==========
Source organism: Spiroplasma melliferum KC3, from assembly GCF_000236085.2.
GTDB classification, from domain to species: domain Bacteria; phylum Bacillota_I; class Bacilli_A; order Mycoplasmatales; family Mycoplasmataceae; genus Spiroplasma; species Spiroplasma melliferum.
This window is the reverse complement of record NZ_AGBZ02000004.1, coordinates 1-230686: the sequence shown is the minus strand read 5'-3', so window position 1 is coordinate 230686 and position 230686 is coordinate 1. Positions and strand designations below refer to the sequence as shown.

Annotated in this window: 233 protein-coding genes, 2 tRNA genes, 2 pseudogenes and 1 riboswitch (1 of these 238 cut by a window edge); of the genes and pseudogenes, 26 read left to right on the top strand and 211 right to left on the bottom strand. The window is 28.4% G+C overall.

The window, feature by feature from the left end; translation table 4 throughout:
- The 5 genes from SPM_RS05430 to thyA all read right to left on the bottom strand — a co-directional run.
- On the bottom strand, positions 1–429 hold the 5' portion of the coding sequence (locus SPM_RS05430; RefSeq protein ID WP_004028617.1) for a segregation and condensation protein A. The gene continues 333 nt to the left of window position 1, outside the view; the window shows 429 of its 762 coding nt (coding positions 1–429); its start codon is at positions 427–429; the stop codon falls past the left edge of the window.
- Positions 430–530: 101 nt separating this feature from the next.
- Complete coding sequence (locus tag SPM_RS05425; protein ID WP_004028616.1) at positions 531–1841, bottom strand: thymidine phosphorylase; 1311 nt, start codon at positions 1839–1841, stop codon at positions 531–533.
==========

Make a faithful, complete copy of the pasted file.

Source organism: Spiroplasma melliferum KC3, from assembly GCF_000236085.2.
GTDB classification, from domain to species: domain Bacteria; phylum Bacillota_I; class Bacilli_A; order Mycoplasmatales; family Mycoplasmataceae; genus Spiroplasma; species Spiroplasma melliferum.
This window is the reverse complement of record NZ_AGBZ02000004.1, coordinates 1-230686: the sequence shown is the minus strand read 5'-3', so window position 1 is coordinate 230686 and position 230686 is coordinate 1. Positions and strand designations below refer to the sequence as shown.

Annotated in this window: 233 protein-coding genes, 2 tRNA genes, 2 pseudogenes and 1 riboswitch (1 of these 238 cut by a window edge); of the genes and pseudogenes, 26 read left to right on the top strand and 211 right to left on the bottom strand. The window is 28.4% G+C overall.

The window, feature by feature from the left end; translation table 4 throughout:
- The 5 genes from SPM_RS05430 to thyA all read right to left on the bottom strand — a co-directional run.
- On the bottom strand, positions 1–429 hold the 5' portion of the coding sequence (locus SPM_RS05430; RefSeq protein ID WP_004028617.1) for a segregation and condensation protein A. The gene continues 333 nt to the left of window position 1, outside the view; the window shows 429 of its 762 coding nt (coding positions 1–429); its start codon is at positions 427–429; the stop codon falls past the left edge of the window.
- Positions 430–530: 101 nt separating this feature from the next.
- Complete coding sequence (locus tag SPM_RS05425; protein ID WP_004028616.1) at positions 531–1841, bottom strand: thymidine phosphorylase; 1311 nt, start codon at positions 1839–1841, stop codon at positions 531–533.